Rent to Own - Lease Option Forms and Questions

4 Replies

Do you have to set a purchase price dollar amount in the lease option.  Can you state that the purchase price would be the average price between two independent private fee appraisals done at a set point in the future?

I have a condo that's 945 sq ft  2 br 1.5 ba rent will be $700 if I did a regular lease--should rent be increased due to the rent to own offering and if so by how much?

Do you always have to take option money?  This unit in a lower end where people don't usually have extra money for large outlays.

Any other comments would be appreciated on the how to's of this would be appreciated.

Much thanks.

@VAL A.  I believe the whole point and benefit to the lease option is you get the option money .. making sure it isn't a downpayment but rather option to purchase... use an attorney.  And yes, don't do it if you can't take some cash in on the option, and then also have a solid return on reselling.  Otherwise, just rent it ... and take the cash flow.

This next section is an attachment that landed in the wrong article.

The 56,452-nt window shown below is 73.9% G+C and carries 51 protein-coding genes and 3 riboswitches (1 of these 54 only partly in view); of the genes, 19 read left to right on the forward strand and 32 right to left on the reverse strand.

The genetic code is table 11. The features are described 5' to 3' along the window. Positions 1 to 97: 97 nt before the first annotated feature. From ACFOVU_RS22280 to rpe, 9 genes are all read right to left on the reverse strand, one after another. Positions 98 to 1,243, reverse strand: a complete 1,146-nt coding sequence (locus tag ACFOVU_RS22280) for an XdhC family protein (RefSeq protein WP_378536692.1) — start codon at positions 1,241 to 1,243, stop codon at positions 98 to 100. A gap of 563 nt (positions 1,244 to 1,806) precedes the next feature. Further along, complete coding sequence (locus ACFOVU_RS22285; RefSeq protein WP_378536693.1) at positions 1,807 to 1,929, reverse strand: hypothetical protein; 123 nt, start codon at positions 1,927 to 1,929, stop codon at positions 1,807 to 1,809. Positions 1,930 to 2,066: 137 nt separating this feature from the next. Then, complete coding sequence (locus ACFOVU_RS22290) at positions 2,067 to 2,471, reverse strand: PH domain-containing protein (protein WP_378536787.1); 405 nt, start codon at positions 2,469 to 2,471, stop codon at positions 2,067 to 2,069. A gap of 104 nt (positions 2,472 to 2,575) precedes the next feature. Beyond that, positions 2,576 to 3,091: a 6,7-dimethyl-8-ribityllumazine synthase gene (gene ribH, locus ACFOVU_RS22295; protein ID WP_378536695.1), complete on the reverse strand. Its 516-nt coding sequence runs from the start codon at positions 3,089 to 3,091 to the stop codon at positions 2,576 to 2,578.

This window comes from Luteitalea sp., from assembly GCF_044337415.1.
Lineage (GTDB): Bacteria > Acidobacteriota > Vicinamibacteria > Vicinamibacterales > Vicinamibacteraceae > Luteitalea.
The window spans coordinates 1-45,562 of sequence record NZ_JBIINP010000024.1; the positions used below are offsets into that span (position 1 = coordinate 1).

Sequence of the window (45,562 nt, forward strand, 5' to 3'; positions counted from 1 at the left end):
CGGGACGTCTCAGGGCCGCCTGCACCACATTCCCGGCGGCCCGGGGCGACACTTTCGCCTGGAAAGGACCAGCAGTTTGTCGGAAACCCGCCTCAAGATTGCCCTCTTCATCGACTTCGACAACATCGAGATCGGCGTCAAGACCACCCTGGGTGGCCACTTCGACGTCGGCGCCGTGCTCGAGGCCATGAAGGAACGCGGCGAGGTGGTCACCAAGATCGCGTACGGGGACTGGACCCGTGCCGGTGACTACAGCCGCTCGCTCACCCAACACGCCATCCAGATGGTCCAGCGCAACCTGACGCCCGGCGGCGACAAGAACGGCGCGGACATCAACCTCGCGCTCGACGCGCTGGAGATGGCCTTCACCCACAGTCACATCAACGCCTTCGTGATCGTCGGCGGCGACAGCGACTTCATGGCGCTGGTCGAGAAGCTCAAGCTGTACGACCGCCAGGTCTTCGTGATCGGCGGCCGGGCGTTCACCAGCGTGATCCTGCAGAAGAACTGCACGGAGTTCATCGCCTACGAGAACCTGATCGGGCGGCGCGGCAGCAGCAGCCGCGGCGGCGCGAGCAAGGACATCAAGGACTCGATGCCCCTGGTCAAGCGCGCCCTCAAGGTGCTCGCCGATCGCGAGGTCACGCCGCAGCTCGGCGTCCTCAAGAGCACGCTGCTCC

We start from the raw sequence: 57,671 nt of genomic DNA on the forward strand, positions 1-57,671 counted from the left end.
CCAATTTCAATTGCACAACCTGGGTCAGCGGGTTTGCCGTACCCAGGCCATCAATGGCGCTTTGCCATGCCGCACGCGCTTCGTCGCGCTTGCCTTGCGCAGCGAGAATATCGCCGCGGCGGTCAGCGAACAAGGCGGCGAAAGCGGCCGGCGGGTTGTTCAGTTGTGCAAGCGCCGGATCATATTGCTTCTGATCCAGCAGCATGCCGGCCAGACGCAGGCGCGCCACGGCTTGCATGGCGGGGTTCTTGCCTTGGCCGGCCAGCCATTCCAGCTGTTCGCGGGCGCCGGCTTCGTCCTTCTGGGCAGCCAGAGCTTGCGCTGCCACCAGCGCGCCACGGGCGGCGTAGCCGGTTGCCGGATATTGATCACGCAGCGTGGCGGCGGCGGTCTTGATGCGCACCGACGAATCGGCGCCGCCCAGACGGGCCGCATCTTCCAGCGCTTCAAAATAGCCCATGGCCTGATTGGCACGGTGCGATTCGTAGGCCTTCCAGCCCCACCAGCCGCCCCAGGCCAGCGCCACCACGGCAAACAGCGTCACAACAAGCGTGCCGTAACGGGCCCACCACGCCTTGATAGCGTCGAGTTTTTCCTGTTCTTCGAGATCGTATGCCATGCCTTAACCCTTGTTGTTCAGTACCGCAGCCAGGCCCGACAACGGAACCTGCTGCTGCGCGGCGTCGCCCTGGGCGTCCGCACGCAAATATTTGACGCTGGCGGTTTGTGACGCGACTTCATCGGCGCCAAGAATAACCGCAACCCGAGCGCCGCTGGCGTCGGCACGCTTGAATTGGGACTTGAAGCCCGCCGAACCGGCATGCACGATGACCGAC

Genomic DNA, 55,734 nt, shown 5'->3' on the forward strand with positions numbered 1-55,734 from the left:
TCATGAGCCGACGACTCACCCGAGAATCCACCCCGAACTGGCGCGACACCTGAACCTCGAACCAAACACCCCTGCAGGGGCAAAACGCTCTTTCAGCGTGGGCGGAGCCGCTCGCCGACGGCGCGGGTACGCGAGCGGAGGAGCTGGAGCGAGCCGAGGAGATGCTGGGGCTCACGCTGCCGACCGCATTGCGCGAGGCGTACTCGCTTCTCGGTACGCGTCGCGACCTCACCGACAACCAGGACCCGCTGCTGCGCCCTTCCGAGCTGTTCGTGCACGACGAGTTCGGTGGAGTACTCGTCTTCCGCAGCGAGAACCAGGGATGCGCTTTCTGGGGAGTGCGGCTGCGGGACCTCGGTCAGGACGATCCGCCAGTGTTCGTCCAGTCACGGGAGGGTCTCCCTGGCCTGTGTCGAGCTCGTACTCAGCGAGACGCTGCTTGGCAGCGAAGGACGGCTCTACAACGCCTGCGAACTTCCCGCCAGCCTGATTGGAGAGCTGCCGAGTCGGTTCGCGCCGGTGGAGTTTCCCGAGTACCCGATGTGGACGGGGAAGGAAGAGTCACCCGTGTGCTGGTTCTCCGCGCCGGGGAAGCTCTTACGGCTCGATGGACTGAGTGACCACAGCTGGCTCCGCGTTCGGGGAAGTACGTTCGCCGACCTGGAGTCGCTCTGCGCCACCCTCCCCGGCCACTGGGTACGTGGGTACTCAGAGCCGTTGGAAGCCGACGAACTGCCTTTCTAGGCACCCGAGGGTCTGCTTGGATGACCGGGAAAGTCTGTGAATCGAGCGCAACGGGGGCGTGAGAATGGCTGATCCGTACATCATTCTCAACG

Regarding the sale price, one of the main benefits to the buyer is that they've locked in their price for a predetermined time period. It is in your best interest to inflate that price a little bit to account for possible appreciation. When the time comes to exercise the option, if the property has appreciated more than you projected, they are getting a good deal. If it has not appreciated they may choose not to exercise or you get a good deal. That to me is the backbone to any option concept.

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@VAL A.

If you are in San Diego, I would get a CMA from an Agent and a Rental Analysis from a Property Manager.

Then sign a 1 year lease with possible extensions of market rent.

Then an option to purchase with 3% option payment (non refundable), strike price can be a trigger of either X dollars or new appraisal whichever is higher.  Appraisal is to be the average of A and B appraisers.

I would have a RMLO in San Diego do the underwriting for the deal, even if the deal is a straight option and a lease.  He knows due on sale issues and the Ability to Repay Rule very well.

Here is a video he and I did a while ago

https://www.youtube.com/watch?v=FmO4eXcVd8E

There are so many friggin lawyers in Cali I would never do a LO or Seller Financing Deal without a RMLO.  the penalty of violating the Ability to repay rule is 36 monthly payments, down payment, lawyers fees, and court costs.  Like $40K on the cheap side.

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